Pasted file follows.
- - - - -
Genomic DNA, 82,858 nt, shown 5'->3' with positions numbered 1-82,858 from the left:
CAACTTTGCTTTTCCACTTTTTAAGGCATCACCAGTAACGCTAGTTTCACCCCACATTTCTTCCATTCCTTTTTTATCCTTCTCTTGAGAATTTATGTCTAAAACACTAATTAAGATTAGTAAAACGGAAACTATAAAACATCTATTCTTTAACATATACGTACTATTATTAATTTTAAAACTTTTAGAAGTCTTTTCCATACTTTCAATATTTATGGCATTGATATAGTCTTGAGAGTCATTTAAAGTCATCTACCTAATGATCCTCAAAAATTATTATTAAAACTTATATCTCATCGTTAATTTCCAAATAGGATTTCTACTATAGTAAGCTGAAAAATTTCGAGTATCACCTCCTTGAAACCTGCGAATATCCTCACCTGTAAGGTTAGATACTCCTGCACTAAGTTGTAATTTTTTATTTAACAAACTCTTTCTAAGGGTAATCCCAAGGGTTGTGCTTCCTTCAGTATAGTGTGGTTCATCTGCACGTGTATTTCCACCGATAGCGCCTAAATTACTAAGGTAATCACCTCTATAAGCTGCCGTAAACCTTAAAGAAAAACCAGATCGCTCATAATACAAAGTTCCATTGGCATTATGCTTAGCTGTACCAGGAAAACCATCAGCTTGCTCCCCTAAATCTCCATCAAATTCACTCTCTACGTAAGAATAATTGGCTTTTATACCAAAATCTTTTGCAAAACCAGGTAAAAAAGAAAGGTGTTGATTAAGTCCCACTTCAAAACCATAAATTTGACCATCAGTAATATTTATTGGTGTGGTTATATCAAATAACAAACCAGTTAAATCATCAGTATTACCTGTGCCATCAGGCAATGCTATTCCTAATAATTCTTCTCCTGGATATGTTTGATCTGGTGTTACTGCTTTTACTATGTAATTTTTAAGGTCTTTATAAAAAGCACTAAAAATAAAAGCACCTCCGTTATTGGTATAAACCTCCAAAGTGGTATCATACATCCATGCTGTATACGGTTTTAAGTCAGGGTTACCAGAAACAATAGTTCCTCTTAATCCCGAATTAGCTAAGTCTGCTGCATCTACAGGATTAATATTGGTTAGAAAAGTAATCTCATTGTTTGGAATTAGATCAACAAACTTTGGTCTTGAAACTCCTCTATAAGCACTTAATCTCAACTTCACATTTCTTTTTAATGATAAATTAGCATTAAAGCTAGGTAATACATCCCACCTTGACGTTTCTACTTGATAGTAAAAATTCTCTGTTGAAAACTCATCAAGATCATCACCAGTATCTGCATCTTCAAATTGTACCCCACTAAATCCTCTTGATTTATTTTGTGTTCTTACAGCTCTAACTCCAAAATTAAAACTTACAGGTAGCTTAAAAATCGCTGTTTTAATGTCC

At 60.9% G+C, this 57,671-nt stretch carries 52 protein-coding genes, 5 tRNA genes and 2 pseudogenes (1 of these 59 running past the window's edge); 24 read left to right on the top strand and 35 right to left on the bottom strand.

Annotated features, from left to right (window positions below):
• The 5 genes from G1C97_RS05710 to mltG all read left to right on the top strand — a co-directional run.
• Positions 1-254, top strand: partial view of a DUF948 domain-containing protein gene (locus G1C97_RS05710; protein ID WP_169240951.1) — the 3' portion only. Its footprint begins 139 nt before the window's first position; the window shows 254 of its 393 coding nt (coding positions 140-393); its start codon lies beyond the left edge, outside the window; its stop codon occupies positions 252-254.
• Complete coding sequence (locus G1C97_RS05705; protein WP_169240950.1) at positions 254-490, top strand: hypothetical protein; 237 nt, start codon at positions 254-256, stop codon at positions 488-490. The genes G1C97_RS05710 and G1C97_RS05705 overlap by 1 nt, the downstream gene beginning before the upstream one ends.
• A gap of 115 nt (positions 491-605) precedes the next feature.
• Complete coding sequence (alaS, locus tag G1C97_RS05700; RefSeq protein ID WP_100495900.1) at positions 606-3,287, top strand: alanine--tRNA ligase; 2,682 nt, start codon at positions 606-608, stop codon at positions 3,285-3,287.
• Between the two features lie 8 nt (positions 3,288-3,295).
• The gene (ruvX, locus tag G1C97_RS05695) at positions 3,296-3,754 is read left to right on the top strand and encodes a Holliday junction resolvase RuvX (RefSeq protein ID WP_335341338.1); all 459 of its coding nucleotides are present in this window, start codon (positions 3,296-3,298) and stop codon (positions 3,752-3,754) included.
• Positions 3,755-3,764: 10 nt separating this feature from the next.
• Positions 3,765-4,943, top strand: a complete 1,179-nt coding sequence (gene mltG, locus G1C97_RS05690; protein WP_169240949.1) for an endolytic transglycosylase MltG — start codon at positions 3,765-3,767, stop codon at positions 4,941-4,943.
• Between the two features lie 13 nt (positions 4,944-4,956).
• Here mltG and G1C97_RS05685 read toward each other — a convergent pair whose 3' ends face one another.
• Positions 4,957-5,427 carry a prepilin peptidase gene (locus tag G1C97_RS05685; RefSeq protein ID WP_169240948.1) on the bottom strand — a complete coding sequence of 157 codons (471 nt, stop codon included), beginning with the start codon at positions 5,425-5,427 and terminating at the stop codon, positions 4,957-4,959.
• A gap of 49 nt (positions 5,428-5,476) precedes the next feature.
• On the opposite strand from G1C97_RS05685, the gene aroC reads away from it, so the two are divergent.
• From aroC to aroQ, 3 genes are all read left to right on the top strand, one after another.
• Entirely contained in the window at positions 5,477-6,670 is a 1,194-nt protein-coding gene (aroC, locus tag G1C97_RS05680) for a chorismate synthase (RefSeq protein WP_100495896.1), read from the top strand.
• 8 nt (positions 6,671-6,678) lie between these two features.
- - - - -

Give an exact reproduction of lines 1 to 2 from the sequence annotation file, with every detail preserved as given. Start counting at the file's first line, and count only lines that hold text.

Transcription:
Genomic DNA, 82,858 nt, shown 5'->3' with positions numbered 1-82,858 from the left:
CAACTTTGCTTTTCCACTTTTTAAGGCATCACCAGTAACGCTAGTTTCACCCCACATTTCTTCCATTCCTTTTTTATCCTTCTCTTGAGAATTTATGTCTAAAACACTAATTAAGATTAGTAAAACGGAAACTATAAAACATCTATTCTTTAACATATACGTACTATTATTAATTTTAAAACTTTTAGAAGTCTTTTCCATACTTTCAATATTTATGGCATTGATATAGTCTTGAGAGTCATTTAAAGTCATCTACCTAATGATCCTCAAAAATTATTATTAAAACTTATATCTCATCGTTAATTTCCAAATAGGATTTCTACTATAGTAAGCTGAAAAATTTCGAGTATCACCTCCTTGAAACCTGCGAATATCCTCACCTGTAAGGTTAGATACTCCTGCACTAAGTTGTAATTTTTTATTTAACAAACTCTTTCTAAGGGTAATCCCAAGGGTTGTGCTTCCTTCAGTATAGTGTGGTTCATCTGCACGTGTATTTCCACCGATAGCGCCTAAATTACTAAGGTAATCACCTCTATAAGCTGCCGTAAACCTTAAAGAAAAACCAGATCGCTCATAATACAAAGTTCCATTGGCATTATGCTTAGCTGTACCAGGAAAACCATCAGCTTGCTCCCCTAAATCTCCATCAAATTCACTCTCTACGTAAGAATAATTGGCTTTTATACCAAAATCTTTTGCAAAACCAGGTAAAAAAGAAAGGTGTTGATTAAGTCCCACTTCAAAACCATAAATTTGACCATCAGTAATATTTATTGGTGTGGTTATATCAAATAACAAACCAGTTAAATCATCAGTATTACCTGTGCCATCAGGCAATGCTATTCCTAATAATTCTTCTCCTGGATATGTTTGATCTGGTGTTACTGCTTTTACTATGTAATTTTTAAGGTCTTTATAAAAAGCACTAAAAATAAAAGCACCTCCGTTATTGGTATAAACCTCCAAAGTGGTATCATACATCCATGCTGTATACGGTTTTAAGTCAGGGTTACCAGAAACAATAGTTCCTCTTAATCCCGAATTAGCTAAGTCTGCTGCATCTACAGGATTAATATTGGTTAGAAAAGTAATCTCATTGTTTGGAATTAGATCAACAAACTTTGGTCTTGAAACTCCTCTATAAGCACTTAATCTCAACTTCACATTTCTTTTTAATGATAAATTAGCATTAAAGCTAGGTAATACATCCCACCTTGACGTTTCTACTTGATAGTAAAAATTCTCTGTTGAAAACTCATCAAGATCATCACCAGTATCTGCATCTTCAAATTGTACCCCACTAAATCCTCTTGATTTATTTTGTGTTCTTACAGCTCTAACTCCAAAATTAAAACTTACAGGTAGCTTAAAAATCGCTGTTTTAATGTCC